Clash landing

Chef Haim Tibi descends on Tel Aviv.

By BUZZY GORDON
December 8, 2016 18:12
3 minute read.
Clash restaurant Israel

Clash restaurant. (photo credit: PR)

 
X

Dear Reader,
As you can imagine, more people are reading The Jerusalem Post than ever before. Nevertheless, traditional business models are no longer sustainable and high-quality publications, like ours, are being forced to look for new ways to keep going. Unlike many other news organizations, we have not put up a paywall. We want to keep our journalism open and accessible and be able to keep providing you with news and analyses from the frontlines of Israel, the Middle East and the Jewish World.

As one of our loyal readers, we ask you to be our partner.

For $5 a month you will receive access to the following:

  • A user experience almost completely free of ads
  • Access to our Premium Section
  • Content from the award-winning Jerusalem Report and our monthly magazine to learn Hebrew - Ivrit
  • A brand new ePaper featuring the daily newspaper as it appears in print in Israel

Help us grow and continue telling Israel’s story to the world.

Thank you,

Ronit Hasin-Hochman, CEO, Jerusalem Post Group
Yaakov Katz, Editor-in-Chief

UPGRADE YOUR JPOST EXPERIENCE FOR 5$ PER MONTH Show me later Don't show it again

The NYX Hotel, likely the trendiest property in the Fattal chain, is the venue that attracted chef Haim Tibi to Tel Aviv after having established his reputation in the Galilee. The restaurant’s intriguing name, Clash, adds to its mystique.

Clash takes pride in its seven specialty cocktails, which bear classic Greek names. The Thanatos (NIS 48) blends Cointreau, Cherry Heering, lemon juice, pineapple and vanilla extract, served in a martini glass garnished with orange peel. Despite the ominous name (signifying death), the drink is pleasantly sweet and smooth as silk.

Be the first to know - Join our Facebook page.


The Hypnos (NIS 56), meanwhile – rum, lemon, mint and extract of violets, served in a tumbler over crushed ice – was bracing and refreshing.

The extensive menu’s categories comprise raw food appetizers (both Sea and Land), three salads under the designation Earth, Starters, Pastas and Main Courses (fish, seafood and poultry) and Steaks (lamb and beef). Steaks merit their own category because meat – hung and aged on the premises – is the house specialty.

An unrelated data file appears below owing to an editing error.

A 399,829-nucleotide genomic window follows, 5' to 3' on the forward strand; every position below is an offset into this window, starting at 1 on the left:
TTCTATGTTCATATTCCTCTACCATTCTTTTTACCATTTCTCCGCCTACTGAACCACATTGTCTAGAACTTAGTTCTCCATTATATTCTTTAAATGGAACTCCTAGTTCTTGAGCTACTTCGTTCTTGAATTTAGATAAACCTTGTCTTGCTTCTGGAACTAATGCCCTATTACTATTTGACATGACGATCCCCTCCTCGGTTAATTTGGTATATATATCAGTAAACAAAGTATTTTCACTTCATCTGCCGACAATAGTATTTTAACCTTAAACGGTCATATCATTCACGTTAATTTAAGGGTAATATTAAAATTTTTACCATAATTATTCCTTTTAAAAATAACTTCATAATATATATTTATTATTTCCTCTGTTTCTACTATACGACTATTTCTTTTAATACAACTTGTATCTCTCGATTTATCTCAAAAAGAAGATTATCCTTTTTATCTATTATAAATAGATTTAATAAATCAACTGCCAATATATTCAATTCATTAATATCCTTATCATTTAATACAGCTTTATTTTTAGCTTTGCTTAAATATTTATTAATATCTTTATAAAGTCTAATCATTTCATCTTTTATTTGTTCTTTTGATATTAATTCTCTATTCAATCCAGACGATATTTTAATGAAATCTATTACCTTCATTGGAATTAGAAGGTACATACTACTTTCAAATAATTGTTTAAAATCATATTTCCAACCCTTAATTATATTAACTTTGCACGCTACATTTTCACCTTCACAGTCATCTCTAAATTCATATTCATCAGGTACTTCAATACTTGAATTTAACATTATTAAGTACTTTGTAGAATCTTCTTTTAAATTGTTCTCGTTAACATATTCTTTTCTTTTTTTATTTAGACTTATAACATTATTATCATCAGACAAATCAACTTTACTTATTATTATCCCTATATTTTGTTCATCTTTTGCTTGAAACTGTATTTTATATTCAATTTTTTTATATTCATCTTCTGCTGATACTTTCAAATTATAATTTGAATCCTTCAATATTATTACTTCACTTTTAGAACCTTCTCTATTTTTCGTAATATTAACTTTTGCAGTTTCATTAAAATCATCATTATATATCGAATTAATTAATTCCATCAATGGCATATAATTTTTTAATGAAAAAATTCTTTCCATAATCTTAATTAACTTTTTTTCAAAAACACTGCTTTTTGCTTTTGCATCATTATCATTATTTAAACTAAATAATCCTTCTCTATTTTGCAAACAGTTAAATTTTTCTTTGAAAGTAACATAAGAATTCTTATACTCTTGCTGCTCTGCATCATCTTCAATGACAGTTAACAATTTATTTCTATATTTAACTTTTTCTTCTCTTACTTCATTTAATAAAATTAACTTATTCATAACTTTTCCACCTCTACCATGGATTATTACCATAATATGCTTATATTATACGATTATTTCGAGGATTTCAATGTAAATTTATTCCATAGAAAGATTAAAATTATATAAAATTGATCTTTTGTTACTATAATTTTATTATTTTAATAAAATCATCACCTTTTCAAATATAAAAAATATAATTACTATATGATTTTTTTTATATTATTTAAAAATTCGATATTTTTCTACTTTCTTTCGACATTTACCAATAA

The house bread (NIS 18) is a crusty loaf studded with raisins and walnuts and covered with poppy seeds. It is served with an olive oil dip that has a lot going on: salsa, garlic confit, sour cream and a tiny slice of chili.

From the Earth category, we selected the dish that seemed to combine salad and pasta: beetroot ravioli (NIS 52) – beetroot dumplings filled with goat and Camembert cheese, served cold and topped with a melange of chopped pecans and herbs in a cherry and olive oil vinaigrette.

Once you get used to the novelty of cold ravioli, the dish provides a nice interplay of flavors and textures.



Our next dish, albeit from the Starters section, was also a salad: Asian duck salad (NIS 52) – shredded duck meat atop pumpkin, eggplant, shallots confit, kohlrabi, sprouts, mint and basil in a slightly sweet sauce. The generous portion of duck was enough to go around with all the ingredients, in a dressing that enhanced the salad without overpowering it.

The dish of jumbo shrimps (NIS 138) – marinated in olive oil, chili, garlic and parsley, and served with candied pumpkin and saffron risotto – was beautifully presented. The plump shrimp were drier than we expected, but the perfectly seasoned risotto came to the rescue.

The Steak category includes one lamb dish: saddle of lamb (NIS 152). The tender strips of lamb steak were rendered succulent by the rich jus.

The T-bone steak was 500 grams of beef that covered an entire plate (NIS 165). Overall, I have had better steaks recently than this one, but the buttery texture of the filet side of the bone was remarkable.

Both steaks came with slightly overcooked green beans and zucchini, as well as the house potatoes: fragmented baked potatoes seasoned with thyme, rosemary and sriracha aioli.

There is an adequate international wine list, with a few available by the glass. Our first choice of red was not available, but the Castel rosé (NIS 43) was a fine accompaniment to the lamb and shrimp.

Clash has a dedicated pastry chef, Roni, with a flair for creativity. Her inverted affogato (NIS 38) reverses the roles of the classic vanilla ice cream in espresso: a generous scoop of coffee ice cream covered in chocolate gravel floats in a pool of vanilla anglaise spiked with coffee liqueur. Mocha lovers in particular will like this version.

Roni’s personal favorite is her semifreddo bergamot (NIS 48), a Mediterranean sweet and savory delight. The cool semifreddo with the distinctive flavor of bergamot had the consistency of cheesecake, with a bottom crust of kadaif on a layer of salted pistachio ganache, while two cubes of rosewater Turkish delight, caramelized pistachios, and tiny flakes of candied rose petal decorated the custard’s surface. This is a palatecleansing finish that lingers on in the memory.


The writer was a guest of the restaurant.

Clash
Not kosher
46 Menachem Begin Road, Tel Aviv
Tel: (03) 502-3223

Related Content

August 17, 2018
Netanyahu interrogated for four hours in Case 4000 media bribery probe

By TAMARA ZIEVE